At the Monday, June 13, meeting of the Sugar Hill City Council, retiring North Gwinnett Middle School principal Wanda Law was honored for her service to the youth of the community.

Council member Marc Cohen read a proclamation on behalf of the city that acknowledges and congratulates her on “her accomplishments as one of the country’s finest educational leaders; and wish her well as she begins a new chapter of her life.”

The proclamation went on to name June 13 as Wanda Law Day in the city of Sugar Hill for her 33 years dedicated to the education of Gwinnett County’s youth. Law started her career as a math teacher at Lilburn Middle School  and Creekland Middle School. She was an assistant principal at Lanier MIddle and Jones Middle, then served as principal at Sycamore Elementary. Law became the first principal of North Gwinnett Middle School and served there for the past 13 years before announcing her retirement. 

She will pass on the reins of North Gwinnett Middle School to Sheri Gilbert, who most recently served as an assistant principal of the Gwinnett School of Mathematics, Science and Technology.

Cohen presented Law with the proclamation and a gift from the city of Sugar Hill. Mayor Brandon Hembree and the council congratulated Law and took a photo op.

The council meeting proceeded with hearings on several items on the agenda, including the most hotly debated item, a rezoning request for 10.1 acres at Nelson Brogdon Boulevard and Old Cumming Highway. The property is within the Town Center Overlay district with the zoning of Office Institutional (OI), low density single-family residential (RS150), medium density single-family residential (RS100), and the applicant requested a rezoning to medium density mixed residential (RS36) to allow for 81 single-family attached homes.

Hembree opened the public hearing first to anyone wishing to speak in favor of the proposed development. Earl Roberts, the owner of 1.26 acres on Nelson Brogdon Boulevard who is one of the landowners agreeing to sell their land to SDH Atlanta LLC spoke in favor of the rezoning request. The developer also spoke in favor of the request.

The opposition speakers included several homeowners in the neighboring subdivision The Springs. Andrew Schulz was the first to speak and he talked about the beauty of the forest on the property that would be clear cut to make way for the development. He wants conservation instead of clear cutting due to the age of the trees. Schulz claims there are rare Lady Slipper plants on the property that are protected by law. 

Homeowner Lee Grisko voiced concerns about the elevation of the proposed development, saying the current hill behind his property would be clear cut, taking down the natural shade provided by the tree canopy, and then the elevation would be raised several additional feet. He claims he would be staring at the foundations of a four-unit building that would tower over his home.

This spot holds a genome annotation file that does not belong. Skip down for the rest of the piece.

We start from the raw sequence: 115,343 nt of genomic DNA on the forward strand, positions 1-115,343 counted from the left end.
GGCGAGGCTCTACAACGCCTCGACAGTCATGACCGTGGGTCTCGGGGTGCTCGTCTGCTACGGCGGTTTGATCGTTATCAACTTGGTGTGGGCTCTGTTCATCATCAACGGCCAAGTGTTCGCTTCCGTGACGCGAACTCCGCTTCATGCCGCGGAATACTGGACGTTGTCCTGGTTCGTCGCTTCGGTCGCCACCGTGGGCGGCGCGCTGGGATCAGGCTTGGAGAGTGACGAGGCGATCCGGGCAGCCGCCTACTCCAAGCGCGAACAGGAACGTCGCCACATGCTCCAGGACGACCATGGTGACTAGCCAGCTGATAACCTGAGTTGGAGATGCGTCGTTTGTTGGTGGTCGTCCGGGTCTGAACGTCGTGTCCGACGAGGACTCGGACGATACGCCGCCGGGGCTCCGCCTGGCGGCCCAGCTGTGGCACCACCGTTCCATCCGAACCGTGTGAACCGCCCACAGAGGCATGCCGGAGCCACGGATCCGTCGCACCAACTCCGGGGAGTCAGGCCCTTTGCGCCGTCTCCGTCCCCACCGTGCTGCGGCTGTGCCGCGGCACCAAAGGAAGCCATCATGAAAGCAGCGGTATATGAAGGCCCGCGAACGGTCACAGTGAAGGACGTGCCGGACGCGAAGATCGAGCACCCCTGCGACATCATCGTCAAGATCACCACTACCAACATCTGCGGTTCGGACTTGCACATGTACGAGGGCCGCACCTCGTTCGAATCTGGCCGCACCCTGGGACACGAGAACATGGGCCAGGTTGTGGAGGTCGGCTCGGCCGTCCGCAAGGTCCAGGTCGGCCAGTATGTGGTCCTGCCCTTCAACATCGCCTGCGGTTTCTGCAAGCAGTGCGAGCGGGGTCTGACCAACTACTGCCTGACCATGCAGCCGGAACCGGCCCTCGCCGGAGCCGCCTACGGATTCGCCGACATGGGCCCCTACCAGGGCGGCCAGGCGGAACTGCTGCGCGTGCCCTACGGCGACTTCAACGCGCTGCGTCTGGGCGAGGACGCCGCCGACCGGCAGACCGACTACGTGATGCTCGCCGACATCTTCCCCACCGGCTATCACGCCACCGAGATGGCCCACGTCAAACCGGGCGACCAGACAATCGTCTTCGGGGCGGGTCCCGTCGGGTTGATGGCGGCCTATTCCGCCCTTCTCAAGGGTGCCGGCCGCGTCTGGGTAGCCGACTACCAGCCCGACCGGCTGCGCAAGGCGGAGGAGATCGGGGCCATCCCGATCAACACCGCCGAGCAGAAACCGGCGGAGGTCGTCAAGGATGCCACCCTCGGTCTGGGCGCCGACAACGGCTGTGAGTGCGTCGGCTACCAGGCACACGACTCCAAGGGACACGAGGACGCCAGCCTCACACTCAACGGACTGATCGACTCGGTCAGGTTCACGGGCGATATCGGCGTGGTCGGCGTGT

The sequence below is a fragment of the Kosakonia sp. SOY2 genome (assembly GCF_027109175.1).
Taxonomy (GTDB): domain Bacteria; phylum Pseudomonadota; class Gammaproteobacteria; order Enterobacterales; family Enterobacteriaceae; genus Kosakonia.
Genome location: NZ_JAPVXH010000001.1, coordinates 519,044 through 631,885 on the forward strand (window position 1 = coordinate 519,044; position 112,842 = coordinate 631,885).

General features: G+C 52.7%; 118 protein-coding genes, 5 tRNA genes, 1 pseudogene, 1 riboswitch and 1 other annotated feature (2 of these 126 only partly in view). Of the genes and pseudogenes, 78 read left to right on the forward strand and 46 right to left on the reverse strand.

Mayor Pro-Tem Taylor Anderson wanted to make a traffic signal study mandatory as part of the conditions due to the number of concerns voiced over the already heavy traffic along Nelson Brogdon Boulevard.

Council member Cohen asked planning director Kaipo Awana if there was a possibility of adding another entrance to the proposed development to help ease traffic congestion.

Council member Mason Roszel asked Awana if there was another development he could recall where a larger natural buffer was mandatory and if there could be more preservation of green space in light of Schulz’s concerns. Awana could not recall a development that had that happen.

Council member Alvin Hicks asked at what price point it would take for an entry level homeowner to be able to buy their first home.

Due to the number of questions asked by the council and the concerns of the opposition, a motion to table the rezoning request was made by Cohen. The council unanimously voted to table the request to give the developer and the planning department a chance to respond to the questions.

In other business, the council voted to approve a rezoning request by Can Wang for 4.7 acres at 467 Buford Highway to allow for 37 single-family attached homes, which breaks down to 7.84 units per acre. There was no one present to speak in opposition of the development, which sits in the North Gwinnett school cluster.

A request to rezone 27.724 acres on Sycamore Road to allow for 77 single-family detached homes that would be a rental community did not pass. Instead, Cohen made a motion to withdraw the proposal without prejudice, and that motion passed with a vote of three in favor and two against. This gives the applicant a chance to apply for the rezoning again in the future.

The next Sugar Hill City Council meeting will be held on Monday, July 11, at city hall.

FEATURED PHOTO: Retired North Gwinnett Middle School principal Wanda Law, along with her husband and daughter, are joined by, from left to right, Mayor Pro-Tem Taylor Anderson, council member Alvin Hicks, council member Mason Roszel, council member Marc Cohen, council member Jennifer Thatcher and Mayor Brandon Hembree. Photo courtesy of the city of Sugar Hill.

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